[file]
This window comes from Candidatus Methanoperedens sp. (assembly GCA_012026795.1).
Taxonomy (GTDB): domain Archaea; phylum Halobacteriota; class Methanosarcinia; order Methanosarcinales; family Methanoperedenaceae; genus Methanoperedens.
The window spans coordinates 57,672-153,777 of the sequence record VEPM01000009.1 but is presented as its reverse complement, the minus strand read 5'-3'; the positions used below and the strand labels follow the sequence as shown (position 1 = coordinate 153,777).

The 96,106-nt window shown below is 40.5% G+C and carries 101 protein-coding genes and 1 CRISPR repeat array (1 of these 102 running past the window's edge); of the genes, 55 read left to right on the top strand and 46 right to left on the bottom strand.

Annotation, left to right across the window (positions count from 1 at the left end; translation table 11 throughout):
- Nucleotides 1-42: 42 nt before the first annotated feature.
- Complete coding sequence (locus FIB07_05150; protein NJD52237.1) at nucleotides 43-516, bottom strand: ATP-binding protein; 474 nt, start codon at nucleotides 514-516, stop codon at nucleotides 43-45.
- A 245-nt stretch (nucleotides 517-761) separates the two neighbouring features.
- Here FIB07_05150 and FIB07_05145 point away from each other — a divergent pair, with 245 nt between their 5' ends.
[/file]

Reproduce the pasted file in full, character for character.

This window comes from Candidatus Methanoperedens sp. (assembly GCA_012026795.1).
Taxonomy (GTDB): domain Archaea; phylum Halobacteriota; class Methanosarcinia; order Methanosarcinales; family Methanoperedenaceae; genus Methanoperedens.
The window spans coordinates 57,672-153,777 of the sequence record VEPM01000009.1 but is presented as its reverse complement, the minus strand read 5'-3'; the positions used below and the strand labels follow the sequence as shown (position 1 = coordinate 153,777).

The 96,106-nt window shown below is 40.5% G+C and carries 101 protein-coding genes and 1 CRISPR repeat array (1 of these 102 running past the window's edge); of the genes, 55 read left to right on the top strand and 46 right to left on the bottom strand.

Annotation, left to right across the window (positions count from 1 at the left end; translation table 11 throughout):
- Nucleotides 1-42: 42 nt before the first annotated feature.
- Complete coding sequence (locus FIB07_05150; protein NJD52237.1) at nucleotides 43-516, bottom strand: ATP-binding protein; 474 nt, start codon at nucleotides 514-516, stop codon at nucleotides 43-45.
- A 245-nt stretch (nucleotides 517-761) separates the two neighbouring features.
- Here FIB07_05150 and FIB07_05145 point away from each other — a divergent pair, with 245 nt between their 5' ends.